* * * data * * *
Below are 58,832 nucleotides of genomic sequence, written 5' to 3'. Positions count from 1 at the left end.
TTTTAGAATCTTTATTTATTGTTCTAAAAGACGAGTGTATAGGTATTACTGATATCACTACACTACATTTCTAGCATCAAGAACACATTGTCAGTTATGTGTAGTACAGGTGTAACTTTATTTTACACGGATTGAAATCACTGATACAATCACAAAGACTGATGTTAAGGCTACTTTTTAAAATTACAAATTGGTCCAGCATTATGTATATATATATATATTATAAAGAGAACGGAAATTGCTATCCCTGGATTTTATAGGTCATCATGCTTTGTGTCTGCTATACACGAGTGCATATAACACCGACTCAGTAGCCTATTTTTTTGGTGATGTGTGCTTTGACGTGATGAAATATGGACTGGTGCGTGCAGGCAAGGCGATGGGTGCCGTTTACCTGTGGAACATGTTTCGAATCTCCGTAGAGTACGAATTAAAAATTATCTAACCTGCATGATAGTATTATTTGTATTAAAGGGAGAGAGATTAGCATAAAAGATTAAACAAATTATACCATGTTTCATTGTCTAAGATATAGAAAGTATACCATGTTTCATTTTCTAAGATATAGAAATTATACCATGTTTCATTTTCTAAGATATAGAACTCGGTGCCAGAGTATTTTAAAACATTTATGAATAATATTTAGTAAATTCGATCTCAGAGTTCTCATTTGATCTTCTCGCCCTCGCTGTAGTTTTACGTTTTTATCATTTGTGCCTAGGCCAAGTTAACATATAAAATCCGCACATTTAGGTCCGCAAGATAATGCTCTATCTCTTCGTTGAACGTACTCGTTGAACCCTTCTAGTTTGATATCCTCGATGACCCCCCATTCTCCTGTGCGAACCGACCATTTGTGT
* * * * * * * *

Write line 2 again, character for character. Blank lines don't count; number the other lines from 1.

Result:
TTTTAGAATCTTTATTTATTGTTCTAAAAGACGAGTGTATAGGTATTACTGATATCACTACACTACATTTCTAGCATCAAGAACACATTGTCAGTTATGTGTAGTACAGGTGTAACTTTATTTTACACGGATTGAAATCACTGATACAATCACAAAGACTGATGTTAAGGCTACTTTTTAAAATTACAAATTGGTCCAGCATTATGTATATATATATATATTATAAAGAGAACGGAAATTGCTATCCCTGGATTTTATAGGTCATCATGCTTTGTGTCTGCTATACACGAGTGCATATAACACCGACTCAGTAGCCTATTTTTTTGGTGATGTGTGCTTTGACGTGATGAAATATGGACTGGTGCGTGCAGGCAAGGCGATGGGTGCCGTTTACCTGTGGAACATGTTTCGAATCTCCGTAGAGTACGAATTAAAAATTATCTAACCTGCATGATAGTATTATTTGTATTAAAGGGAGAGAGATTAGCATAAAAGATTAAACAAATTATACCATGTTTCATTGTCTAAGATATAGAAAGTATACCATGTTTCATTTTCTAAGATATAGAAATTATACCATGTTTCATTTTCTAAGATATAGAACTCGGTGCCAGAGTATTTTAAAACATTTATGAATAATATTTAGTAAATTCGATCTCAGAGTTCTCATTTGATCTTCTCGCCCTCGCTGTAGTTTTACGTTTTTATCATTTGTGCCTAGGCCAAGTTAACATATAAAATCCGCACATTTAGGTCCGCAAGATAATGCTCTATCTCTTCGTTGAACGTACTCGTTGAACCCTTCTAGTTTGATATCCTCGATGACCCCCCATTCTCCTGTGCGAACCGACCATTTGTGT